If there is one issue that is gripping the country, it is the farmers and their problems. If there is one expert in Mysuru, who is an authority on farmers’ problems, it is Dr. Vasanth Kumar Thimakapura, who is an internationally-recognised agriculture scientist and social entrepreneur who runs Green Life Science Technologies.
Star of Mysore Features Editor N. Niranjan Nikam caught up with this Agripreneur and discussed at length about the ills plaguing the farmers, why is he a votary of GM crops, the uses and misuses of chemical fertilisers and the way forward for farmers. Excerpts…
By N. Niranjan Nikam
SOM: How do you feel when so much is happening in and around the farming community in India?
Vasanth Thimakapura: I feel bad for farmers because when there was food even for food producers, there were no farmer suicides. But when the country is feeding 1.3 billion people, farmers are in deep distress. When we got freedom, it was only political. We had only 33 crore people at that time and in 1968 when the population went up to 50 crore, we had plenty of land, fertile soil, normal monsoon. But we still could not feed all.
Hence, our rulers went with begging bowls especially to the US and they donated wheat, maize and jowar to us and it was called ‘ship-to-mouth situation.’ The then Prime Minister Indira Gandhi took a serious decision to improve food production. She called M.S. Swaminathan and requested him to do the best in agriculture, not only to produce enough food but also have buffer stock.
At that time, Normal Borlaug, father of Green Revolution, was visiting India and Palestine trying to introduce high-yielding dwarf wheat varieties. India took them and started growing. Farmers also started working on major staple food crops like rice, ragi, jowar and oilseeds. And Green Revolution happened in India. Government also started irrigation projects and started importing and manufacturing fertilisers and pesticides. But now Green Revolution is experiencing fatigue. Hence, the next revolution should be the gene revolution.
SOM: Governments are resorting to loan waivers to appease farmers. How correct is this approach?
Thimakapura: Loan waiver is only a temporary solution. In the context of continuing drought situation and low prices, it is the duty of the government to lift farmers out of distress.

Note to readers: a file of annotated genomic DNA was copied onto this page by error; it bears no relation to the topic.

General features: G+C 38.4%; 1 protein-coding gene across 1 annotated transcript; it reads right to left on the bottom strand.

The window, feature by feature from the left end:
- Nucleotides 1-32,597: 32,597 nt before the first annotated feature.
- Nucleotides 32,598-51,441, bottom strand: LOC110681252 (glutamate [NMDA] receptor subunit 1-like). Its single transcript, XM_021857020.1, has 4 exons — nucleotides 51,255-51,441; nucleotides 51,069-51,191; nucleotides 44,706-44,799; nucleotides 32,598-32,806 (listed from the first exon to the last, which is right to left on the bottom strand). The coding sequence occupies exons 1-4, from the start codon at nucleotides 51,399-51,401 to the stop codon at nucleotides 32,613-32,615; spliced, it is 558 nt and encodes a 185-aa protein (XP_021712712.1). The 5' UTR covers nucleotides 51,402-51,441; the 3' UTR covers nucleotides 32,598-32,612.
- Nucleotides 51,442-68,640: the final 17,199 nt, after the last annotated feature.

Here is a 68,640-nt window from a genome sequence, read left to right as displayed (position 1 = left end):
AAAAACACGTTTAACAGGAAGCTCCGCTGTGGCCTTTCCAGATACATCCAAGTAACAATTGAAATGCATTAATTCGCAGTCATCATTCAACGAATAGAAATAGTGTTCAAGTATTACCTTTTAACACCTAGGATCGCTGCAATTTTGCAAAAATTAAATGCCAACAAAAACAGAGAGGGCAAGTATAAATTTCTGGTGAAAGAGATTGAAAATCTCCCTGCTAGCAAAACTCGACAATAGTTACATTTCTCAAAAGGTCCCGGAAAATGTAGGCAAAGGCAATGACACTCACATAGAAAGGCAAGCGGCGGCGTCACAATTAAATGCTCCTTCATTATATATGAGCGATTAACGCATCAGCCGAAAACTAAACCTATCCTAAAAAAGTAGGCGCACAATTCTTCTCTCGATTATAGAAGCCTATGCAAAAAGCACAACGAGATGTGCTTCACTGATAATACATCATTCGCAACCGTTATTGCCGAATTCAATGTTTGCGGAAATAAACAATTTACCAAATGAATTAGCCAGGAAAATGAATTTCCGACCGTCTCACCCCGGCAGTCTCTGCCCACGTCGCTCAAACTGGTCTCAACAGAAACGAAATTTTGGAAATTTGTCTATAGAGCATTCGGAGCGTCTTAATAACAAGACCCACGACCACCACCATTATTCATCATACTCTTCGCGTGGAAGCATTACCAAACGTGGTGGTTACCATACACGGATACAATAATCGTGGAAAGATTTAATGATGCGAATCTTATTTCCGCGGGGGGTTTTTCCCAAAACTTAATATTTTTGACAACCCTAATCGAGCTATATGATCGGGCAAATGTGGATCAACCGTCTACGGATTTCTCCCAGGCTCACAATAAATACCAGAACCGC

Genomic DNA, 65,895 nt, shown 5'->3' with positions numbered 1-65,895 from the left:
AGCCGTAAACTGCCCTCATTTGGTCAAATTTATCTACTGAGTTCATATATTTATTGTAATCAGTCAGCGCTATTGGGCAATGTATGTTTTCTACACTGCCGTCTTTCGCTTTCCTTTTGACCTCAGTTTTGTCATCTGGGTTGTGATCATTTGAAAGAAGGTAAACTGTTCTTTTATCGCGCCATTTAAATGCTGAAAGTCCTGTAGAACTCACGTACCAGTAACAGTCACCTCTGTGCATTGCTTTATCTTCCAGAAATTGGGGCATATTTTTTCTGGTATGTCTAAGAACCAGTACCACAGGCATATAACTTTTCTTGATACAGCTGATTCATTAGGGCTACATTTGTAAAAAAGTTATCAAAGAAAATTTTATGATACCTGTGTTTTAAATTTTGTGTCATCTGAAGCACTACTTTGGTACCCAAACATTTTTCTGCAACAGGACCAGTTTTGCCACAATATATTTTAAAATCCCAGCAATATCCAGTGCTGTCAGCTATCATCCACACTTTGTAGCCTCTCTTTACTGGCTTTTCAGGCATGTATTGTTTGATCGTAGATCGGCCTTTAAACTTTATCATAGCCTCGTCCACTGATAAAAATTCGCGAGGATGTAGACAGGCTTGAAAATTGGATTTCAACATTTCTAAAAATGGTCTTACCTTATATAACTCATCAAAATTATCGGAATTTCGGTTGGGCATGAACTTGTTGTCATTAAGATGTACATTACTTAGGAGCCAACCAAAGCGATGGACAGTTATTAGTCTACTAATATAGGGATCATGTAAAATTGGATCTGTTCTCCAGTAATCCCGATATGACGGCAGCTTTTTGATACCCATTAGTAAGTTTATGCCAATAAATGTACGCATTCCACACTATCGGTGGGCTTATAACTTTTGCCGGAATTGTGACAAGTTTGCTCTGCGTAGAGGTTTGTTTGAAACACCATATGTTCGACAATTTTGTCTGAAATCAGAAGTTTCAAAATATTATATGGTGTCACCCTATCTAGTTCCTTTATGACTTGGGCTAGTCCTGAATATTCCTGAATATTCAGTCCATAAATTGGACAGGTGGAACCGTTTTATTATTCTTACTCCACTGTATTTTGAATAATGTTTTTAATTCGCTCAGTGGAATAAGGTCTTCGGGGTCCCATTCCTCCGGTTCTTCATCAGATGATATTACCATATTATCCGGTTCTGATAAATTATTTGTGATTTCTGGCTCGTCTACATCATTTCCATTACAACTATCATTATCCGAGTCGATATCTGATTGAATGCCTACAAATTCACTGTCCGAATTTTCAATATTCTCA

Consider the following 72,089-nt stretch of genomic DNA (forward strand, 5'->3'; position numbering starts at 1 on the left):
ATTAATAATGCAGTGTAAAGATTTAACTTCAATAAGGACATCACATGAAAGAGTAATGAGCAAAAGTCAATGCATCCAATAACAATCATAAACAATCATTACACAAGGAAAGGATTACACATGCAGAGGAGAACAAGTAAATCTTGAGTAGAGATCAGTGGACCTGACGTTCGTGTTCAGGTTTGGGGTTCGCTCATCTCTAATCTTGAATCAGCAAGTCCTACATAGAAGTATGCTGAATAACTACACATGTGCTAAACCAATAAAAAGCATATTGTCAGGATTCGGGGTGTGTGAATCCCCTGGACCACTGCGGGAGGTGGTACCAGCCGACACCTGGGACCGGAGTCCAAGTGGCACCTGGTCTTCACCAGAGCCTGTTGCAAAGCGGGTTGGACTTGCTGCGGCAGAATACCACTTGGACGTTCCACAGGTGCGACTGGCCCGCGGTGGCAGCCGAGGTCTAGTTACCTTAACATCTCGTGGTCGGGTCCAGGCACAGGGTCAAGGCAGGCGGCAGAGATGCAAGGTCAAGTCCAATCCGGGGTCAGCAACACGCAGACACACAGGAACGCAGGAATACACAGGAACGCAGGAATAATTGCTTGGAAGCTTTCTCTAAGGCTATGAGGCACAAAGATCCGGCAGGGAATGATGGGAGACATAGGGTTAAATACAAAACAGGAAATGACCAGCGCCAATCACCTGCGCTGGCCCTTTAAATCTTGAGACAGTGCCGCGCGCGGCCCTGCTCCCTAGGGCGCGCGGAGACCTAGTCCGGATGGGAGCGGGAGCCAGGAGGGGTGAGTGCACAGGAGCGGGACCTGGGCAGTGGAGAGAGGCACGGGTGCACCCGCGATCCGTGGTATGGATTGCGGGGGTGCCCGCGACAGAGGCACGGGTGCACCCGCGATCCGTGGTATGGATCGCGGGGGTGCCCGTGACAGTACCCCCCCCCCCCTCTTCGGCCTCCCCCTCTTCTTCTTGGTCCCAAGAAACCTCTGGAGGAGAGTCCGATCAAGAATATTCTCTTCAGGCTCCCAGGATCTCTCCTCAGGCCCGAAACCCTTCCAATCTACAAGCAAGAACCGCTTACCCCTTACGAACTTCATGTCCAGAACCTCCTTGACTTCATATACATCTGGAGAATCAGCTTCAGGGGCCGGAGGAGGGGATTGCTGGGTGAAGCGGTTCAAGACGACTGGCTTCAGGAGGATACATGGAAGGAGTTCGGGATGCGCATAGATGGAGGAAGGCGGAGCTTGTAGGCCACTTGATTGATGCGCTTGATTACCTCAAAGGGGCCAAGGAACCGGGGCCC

SOM: There is lot of talk about minimum support price (MSP). But MSP is often less than the cost of production. A farmer in Haryana was forced to sell 40 quintals of potatoes at just 9 paise a kg. Can it get more appalling than this?
Thimakapura: This is ridiculous because there is a demand for potatoes. If there is surplus in one State, there will be demand in some other States and we should have proper distribution system to see that supply and demand situation is met. It is important to have proper storage to move the supply to demand areas.
SOM: You are a strong advocate of GM crops. You give the example of not a single instance of allergic reaction after consuming Genetically-Modified crops in the US in the last 20 years.
Thimakapura: These crops are the same crops which have got additional characteristics. Take for example the famous Mysuru Eerengere Badanekai. If we add BT genes it will become BT brinjal. However, what people think is that it is entirely different. Actually, we are introducing a particularly desirable gene to a different existing variety. These genes give additional protection to crops. It will not change or cause harm to consumer or environment. In the US, suppose these gene crops were causing harm or allergies, a majority of multinational companies should have been closed by now.
SOM: It is said big corporations are favoured, farmers are robbed in GM crops.
Thimakapura: It is absolutely wrong because farmers are the final judges. If they price it exorbitantly and if the farmer does not get cost benefit ratio, he will simply discontinue using that seed from next year. In fact, GM crop has given 100 times more yield.
In India, BT cotton was released in 2002. Today, 95 per cent of cotton grown is BT cotton and India which was a major importer of cotton has now become an exporter.